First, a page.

Oxford Physic Garden with Jacob the Elder 

For the Kingdom of England, the study of botany came into its own in the year 1621, thanks to an endowment to the University of Oxford by Lord Danvers (Earl of Danby) for a Physic Garden, although the garden was not completed until 1632 due to cost over runs and the “troublous times through which the country was passing.” 

The Earl appointed German-born Jacob Bobart (Jacob the Elder) as the care taker after the garden was completed. A catalog of plants was published in 1648, enumerating the 1600 species of plants in cultivation at the University Physic Garden. The publication was anonymous, but it is presumed that it was prepared by Bobart. Upon the death of Jacob the Elder in 1679, the garden was entrusted to Jacob Bobart the Younger. 

The illustration depicts Jacob the Elder at the gateway of the University Botanic Garden. From the book: Makers of British Botany (1913).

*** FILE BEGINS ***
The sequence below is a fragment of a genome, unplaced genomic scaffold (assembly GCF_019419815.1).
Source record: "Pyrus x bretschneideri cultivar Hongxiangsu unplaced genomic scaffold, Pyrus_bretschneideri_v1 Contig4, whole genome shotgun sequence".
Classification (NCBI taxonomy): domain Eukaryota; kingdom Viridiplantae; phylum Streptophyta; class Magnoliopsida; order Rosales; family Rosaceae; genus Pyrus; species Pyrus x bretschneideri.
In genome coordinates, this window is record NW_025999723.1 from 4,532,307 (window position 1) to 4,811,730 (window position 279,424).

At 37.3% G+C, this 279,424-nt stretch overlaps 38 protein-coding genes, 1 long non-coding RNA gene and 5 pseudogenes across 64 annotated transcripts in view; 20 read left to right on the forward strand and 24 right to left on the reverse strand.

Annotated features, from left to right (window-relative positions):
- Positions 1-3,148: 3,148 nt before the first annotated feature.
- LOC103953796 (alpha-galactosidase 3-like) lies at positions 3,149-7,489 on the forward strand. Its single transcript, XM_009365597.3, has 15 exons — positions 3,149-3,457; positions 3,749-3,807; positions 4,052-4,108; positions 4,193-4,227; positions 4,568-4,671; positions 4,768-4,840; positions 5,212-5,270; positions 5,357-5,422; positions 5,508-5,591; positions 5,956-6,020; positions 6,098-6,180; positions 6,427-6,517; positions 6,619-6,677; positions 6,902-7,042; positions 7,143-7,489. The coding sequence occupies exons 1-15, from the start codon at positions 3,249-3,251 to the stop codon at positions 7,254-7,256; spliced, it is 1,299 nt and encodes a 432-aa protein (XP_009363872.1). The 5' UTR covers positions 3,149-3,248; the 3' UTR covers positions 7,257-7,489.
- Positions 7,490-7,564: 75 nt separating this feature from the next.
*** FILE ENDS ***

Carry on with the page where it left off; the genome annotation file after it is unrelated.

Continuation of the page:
Oxford Physic Garden with Jacob the Elder 

For the Kingdom of England, the study of botany came into its own in the year 1621, thanks to an endowment to the University of Oxford by Lord Danvers (Earl of Danby) for a Physic Garden, although the garden was not completed until 1632 due to cost over runs and the “troublous times through which the country was passing.” 

The Earl appointed German-born Jacob Bobart (Jacob the Elder) as the care taker after the garden was completed. A catalog of plants was published in 1648, enumerating the 1600 species of plants in cultivation at the University Physic Garden. The publication was anonymous, but it is presumed that it was prepared by Bobart. Upon the death of Jacob the Elder in 1679, the garden was entrusted to Jacob Bobart the Younger. 

The illustration depicts Jacob the Elder at the gateway of the University Botanic Garden. From the book: Makers of British Botany (1913).